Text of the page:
Author

Mariano Azuela

Mariano Azuela books and biography

Sponsored Links


The Underdogs, A Story Of The Mexican Revolution

										   

Mariano Azuela

Mariano Azuela
Enlarge
Mariano Azuela

Mariano Azuela González (January 1, 1873 – March 1, 1952) was a Mexican author and physician, best known for his fictional stories of the Mexican Revolution of 1910. He wrote novels, works for theatre and literary criticism.

Known as the "first of the novelists of the Revolution," Azuela wrote many pieces including the newspaper piece "Impressions of a Student" in 1896, the novel Andrés Pérez, maderista in 1911, and Los de abajo, (or The Underdogs), in 1915.

During his days in the Mexican Revolution, Azuela wrote about the war and its impact on Mexico. He served under president Francisco I. Madero as chief of political affairs in Lagos de Moreno, Jalisco - his home town. After Madero's death, he joined the military forces of Julián Medina, a follower of Pancho Villa, where he served as a field doctor. He later was forced for a time to emigrate to El Paso, Texas. There he wrote Los de abajo, a first-hand description of combat during the Mexican revolution, based on his experiences in the field. In 1917 he moved to Mexico City where for the rest of his life he continued his writing and worked as a doctor among the poor.

In 1942 he received the Mexican national prize for literature. On April 8, 1943 he became a founding member of Mexico's National College. In 1949 he received the Mexican national prize for Arts and Sciences. He died in Mexico City March 1, 1952 and was placed in a sepulchre of the Rotonda de los Hombres Ilustres.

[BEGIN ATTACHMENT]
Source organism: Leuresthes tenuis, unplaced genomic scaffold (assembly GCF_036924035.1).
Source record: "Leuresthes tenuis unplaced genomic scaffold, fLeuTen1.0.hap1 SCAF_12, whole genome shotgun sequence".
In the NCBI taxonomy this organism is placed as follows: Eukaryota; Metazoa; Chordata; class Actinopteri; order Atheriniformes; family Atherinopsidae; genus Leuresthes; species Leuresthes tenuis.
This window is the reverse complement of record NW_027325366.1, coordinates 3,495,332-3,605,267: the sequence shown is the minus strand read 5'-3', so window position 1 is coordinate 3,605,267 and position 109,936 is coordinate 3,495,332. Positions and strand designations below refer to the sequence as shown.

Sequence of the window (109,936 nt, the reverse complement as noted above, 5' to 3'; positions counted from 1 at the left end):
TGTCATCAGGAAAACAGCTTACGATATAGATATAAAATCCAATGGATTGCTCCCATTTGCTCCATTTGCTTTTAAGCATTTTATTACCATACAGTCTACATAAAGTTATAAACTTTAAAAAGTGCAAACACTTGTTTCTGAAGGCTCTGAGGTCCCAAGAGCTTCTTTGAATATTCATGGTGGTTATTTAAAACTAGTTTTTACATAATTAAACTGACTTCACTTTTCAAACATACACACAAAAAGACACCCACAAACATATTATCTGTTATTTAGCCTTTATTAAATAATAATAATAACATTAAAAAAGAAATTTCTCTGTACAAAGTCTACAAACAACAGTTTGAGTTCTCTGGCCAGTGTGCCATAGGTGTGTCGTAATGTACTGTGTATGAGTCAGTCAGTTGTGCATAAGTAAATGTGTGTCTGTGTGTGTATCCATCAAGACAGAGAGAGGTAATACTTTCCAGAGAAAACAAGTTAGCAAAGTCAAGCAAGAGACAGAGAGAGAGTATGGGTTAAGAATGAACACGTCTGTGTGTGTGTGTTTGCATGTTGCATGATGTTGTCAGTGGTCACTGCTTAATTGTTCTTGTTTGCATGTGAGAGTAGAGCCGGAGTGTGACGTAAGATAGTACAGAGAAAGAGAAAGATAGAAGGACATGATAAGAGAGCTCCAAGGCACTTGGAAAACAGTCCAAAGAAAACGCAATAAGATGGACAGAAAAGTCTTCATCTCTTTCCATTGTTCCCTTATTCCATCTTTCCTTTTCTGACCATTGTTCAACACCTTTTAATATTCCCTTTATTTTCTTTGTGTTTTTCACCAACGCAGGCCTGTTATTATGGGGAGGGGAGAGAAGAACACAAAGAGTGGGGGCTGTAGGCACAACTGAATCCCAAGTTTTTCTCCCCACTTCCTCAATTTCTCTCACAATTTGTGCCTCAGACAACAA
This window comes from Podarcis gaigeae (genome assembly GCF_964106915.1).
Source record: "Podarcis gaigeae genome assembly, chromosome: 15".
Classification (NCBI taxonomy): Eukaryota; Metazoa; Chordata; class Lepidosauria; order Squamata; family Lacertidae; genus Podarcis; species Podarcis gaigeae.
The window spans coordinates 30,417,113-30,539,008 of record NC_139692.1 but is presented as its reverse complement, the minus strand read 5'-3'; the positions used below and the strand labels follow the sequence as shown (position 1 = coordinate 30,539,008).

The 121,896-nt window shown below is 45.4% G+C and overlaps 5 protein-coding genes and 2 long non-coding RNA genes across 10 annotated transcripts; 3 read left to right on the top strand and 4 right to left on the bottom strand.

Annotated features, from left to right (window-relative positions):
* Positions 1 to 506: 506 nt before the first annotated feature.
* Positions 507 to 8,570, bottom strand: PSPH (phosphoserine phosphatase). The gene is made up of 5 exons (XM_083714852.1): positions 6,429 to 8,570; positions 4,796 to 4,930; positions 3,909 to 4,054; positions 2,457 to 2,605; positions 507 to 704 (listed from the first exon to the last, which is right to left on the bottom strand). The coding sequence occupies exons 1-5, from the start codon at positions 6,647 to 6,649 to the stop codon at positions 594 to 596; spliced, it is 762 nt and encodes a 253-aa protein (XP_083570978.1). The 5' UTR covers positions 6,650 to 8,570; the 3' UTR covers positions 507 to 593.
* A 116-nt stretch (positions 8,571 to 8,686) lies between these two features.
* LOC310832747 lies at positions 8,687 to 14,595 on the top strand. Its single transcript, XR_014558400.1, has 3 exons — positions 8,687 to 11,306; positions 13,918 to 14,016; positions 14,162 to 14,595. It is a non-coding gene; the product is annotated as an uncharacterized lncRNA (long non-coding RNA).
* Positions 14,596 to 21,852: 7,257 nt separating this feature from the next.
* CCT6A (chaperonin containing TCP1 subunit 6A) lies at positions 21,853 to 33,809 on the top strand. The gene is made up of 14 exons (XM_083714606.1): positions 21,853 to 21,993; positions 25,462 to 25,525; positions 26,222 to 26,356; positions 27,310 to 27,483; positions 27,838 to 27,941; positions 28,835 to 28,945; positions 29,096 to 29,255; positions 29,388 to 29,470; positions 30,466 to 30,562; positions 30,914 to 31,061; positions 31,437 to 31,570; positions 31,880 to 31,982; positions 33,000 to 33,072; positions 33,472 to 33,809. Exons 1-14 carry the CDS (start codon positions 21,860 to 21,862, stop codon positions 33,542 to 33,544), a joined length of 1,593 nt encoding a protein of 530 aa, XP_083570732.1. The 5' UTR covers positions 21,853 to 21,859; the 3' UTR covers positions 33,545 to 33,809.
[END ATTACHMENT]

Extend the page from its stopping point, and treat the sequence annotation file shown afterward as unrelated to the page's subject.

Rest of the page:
Contents

Los de abajo (The Underdogs)

Azuela's impact on Latin American letters revolves around Los de abajo (1915) which remains essential reading for a fuller understanding of Mexican society in the first decades of the 20th century. Written in the midst of the Mexican Revolution, the novel, although brief, points to the deeply rooted causes of the rebellion against the regime of Porfirio Díaz and foreshadows the eventual betrayal of the revolutionary impetus in the following decades.

The Mexican social and political context, 1910-1920

As in any society, there were the affluent and the poor, but in Mexico this distinction was very acute. Mariano Azuela depicts the Mexican Revolution of 1910 in a way that explains the country's social and political divide. Azuela points to two main main causes of the social and political turbulence between the popular classes and the economic elites. The first was the 1913 betrayal, overthrow, and murder of Mexican President Francisco Madero, an attempt by Porfirio Díaz to resume his forty-year dictatorship known as the Porfiriato. The second issue was land reform. 1 percent of the landowners controlled 97 percent of all agricultural land, and 92 percent of the rural population was landless. The people of Mexico wanted reform to improve their economic wellbeing, and were not going to allow the dictatorship of Díaz any longer.

Social and individual dynamics in the Mexican Revolution

The Mexican Revolution directly affects the social atmosphere in The Underdogs, and individualism and the struggle for subsistence guide most of the characters’ actions; however, a sense of community exists, and the characters are initially unified by a common ideal. This ambiguity reflects the chaos created by the war. The lack of an absolute reality is one reason why critics consider the novel postmodern.

Social dynamics change throughout the course of the novel. Most of the characters are poor peasants, and they become revolutionaries in part because of social stigmas; this helps creates a bond between them. As a community they try to change the corrupted structure of the government, but their individual wants ultimately conflict with their goal; some critics argue, however, that they never had a plan. The drive for personal gain and recognition causes the group to fail, and Azuela implies that their individual interest becomes similar to the government’s.

Social structure and class representation in The Underdogs